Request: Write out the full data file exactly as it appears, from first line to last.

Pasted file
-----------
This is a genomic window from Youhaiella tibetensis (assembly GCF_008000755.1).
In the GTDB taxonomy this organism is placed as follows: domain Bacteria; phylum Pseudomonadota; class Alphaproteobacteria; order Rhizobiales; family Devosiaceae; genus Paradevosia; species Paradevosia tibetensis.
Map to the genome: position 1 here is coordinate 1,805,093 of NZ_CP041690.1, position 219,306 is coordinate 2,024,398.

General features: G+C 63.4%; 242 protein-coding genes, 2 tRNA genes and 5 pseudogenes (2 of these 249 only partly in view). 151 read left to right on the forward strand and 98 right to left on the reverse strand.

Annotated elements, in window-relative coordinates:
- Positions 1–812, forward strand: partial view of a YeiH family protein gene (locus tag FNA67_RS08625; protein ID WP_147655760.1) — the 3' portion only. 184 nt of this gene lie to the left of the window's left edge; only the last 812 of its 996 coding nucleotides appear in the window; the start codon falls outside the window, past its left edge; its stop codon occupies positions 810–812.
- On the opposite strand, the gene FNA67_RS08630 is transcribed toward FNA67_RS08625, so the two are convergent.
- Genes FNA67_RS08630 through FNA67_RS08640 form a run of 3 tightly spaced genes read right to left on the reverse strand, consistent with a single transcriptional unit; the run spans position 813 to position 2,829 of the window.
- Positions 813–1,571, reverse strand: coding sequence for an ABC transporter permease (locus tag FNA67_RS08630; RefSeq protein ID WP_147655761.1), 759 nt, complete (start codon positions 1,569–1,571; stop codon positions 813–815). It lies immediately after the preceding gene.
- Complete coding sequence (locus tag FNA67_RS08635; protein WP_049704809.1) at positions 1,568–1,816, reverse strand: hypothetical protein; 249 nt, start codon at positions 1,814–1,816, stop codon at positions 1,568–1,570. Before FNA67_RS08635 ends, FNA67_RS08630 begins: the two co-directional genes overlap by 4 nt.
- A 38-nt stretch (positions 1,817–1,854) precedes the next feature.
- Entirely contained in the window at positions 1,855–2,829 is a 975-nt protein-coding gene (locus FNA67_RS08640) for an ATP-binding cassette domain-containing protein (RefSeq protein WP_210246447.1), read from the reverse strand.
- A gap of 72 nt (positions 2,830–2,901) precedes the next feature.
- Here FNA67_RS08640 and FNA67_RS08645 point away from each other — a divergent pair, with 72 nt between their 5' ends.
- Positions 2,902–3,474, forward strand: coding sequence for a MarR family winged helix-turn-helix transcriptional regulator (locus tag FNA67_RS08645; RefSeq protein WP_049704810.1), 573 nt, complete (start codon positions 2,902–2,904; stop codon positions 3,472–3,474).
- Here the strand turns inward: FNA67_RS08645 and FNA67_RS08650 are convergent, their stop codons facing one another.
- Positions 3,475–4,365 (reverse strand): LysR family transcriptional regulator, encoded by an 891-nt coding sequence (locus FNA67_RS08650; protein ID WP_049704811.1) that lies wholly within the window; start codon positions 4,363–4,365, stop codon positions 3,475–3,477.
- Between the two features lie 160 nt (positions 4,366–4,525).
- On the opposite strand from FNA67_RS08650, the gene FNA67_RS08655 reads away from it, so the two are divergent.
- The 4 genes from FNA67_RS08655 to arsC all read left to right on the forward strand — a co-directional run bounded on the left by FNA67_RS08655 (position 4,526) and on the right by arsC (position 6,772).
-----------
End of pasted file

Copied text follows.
This is a genomic window from Youhaiella tibetensis (assembly GCF_008000755.1).
In the GTDB taxonomy this organism is placed as follows: domain Bacteria; phylum Pseudomonadota; class Alphaproteobacteria; order Rhizobiales; family Devosiaceae; genus Paradevosia; species Paradevosia tibetensis.
Map to the genome: position 1 here is coordinate 1,805,093 of NZ_CP041690.1, position 219,306 is coordinate 2,024,398.

General features: G+C 63.4%; 242 protein-coding genes, 2 tRNA genes and 5 pseudogenes (2 of these 249 only partly in view). 151 read left to right on the forward strand and 98 right to left on the reverse strand.

Annotated elements, in window-relative coordinates:
- Positions 1–812, forward strand: partial view of a YeiH family protein gene (locus tag FNA67_RS08625; protein ID WP_147655760.1) — the 3' portion only. 184 nt of this gene lie to the left of the window's left edge; only the last 812 of its 996 coding nucleotides appear in the window; the start codon falls outside the window, past its left edge; its stop codon occupies positions 810–812.
- On the opposite strand, the gene FNA67_RS08630 is transcribed toward FNA67_RS08625, so the two are convergent.
- Genes FNA67_RS08630 through FNA67_RS08640 form a run of 3 tightly spaced genes read right to left on the reverse strand, consistent with a single transcriptional unit; the run spans position 813 to position 2,829 of the window.
- Positions 813–1,571, reverse strand: coding sequence for an ABC transporter permease (locus tag FNA67_RS08630; RefSeq protein ID WP_147655761.1), 759 nt, complete (start codon positions 1,569–1,571; stop codon positions 813–815). It lies immediately after the preceding gene.
- Complete coding sequence (locus tag FNA67_RS08635; protein WP_049704809.1) at positions 1,568–1,816, reverse strand: hypothetical protein; 249 nt, start codon at positions 1,814–1,816, stop codon at positions 1,568–1,570. Before FNA67_RS08635 ends, FNA67_RS08630 begins: the two co-directional genes overlap by 4 nt.
- A 38-nt stretch (positions 1,817–1,854) precedes the next feature.
- Entirely contained in the window at positions 1,855–2,829 is a 975-nt protein-coding gene (locus FNA67_RS08640) for an ATP-binding cassette domain-containing protein (RefSeq protein WP_210246447.1), read from the reverse strand.
- A gap of 72 nt (positions 2,830–2,901) precedes the next feature.
- Here FNA67_RS08640 and FNA67_RS08645 point away from each other — a divergent pair, with 72 nt between their 5' ends.
- Positions 2,902–3,474, forward strand: coding sequence for a MarR family winged helix-turn-helix transcriptional regulator (locus tag FNA67_RS08645; RefSeq protein WP_049704810.1), 573 nt, complete (start codon positions 2,902–2,904; stop codon positions 3,472–3,474).
- Here the strand turns inward: FNA67_RS08645 and FNA67_RS08650 are convergent, their stop codons facing one another.
- Positions 3,475–4,365 (reverse strand): LysR family transcriptional regulator, encoded by an 891-nt coding sequence (locus FNA67_RS08650; protein ID WP_049704811.1) that lies wholly within the window; start codon positions 4,363–4,365, stop codon positions 3,475–3,477.
- Between the two features lie 160 nt (positions 4,366–4,525).
- On the opposite strand from FNA67_RS08650, the gene FNA67_RS08655 reads away from it, so the two are divergent.
- The 4 genes from FNA67_RS08655 to arsC all read left to right on the forward strand — a co-directional run bounded on the left by FNA67_RS08655 (position 4,526) and on the right by arsC (position 6,772).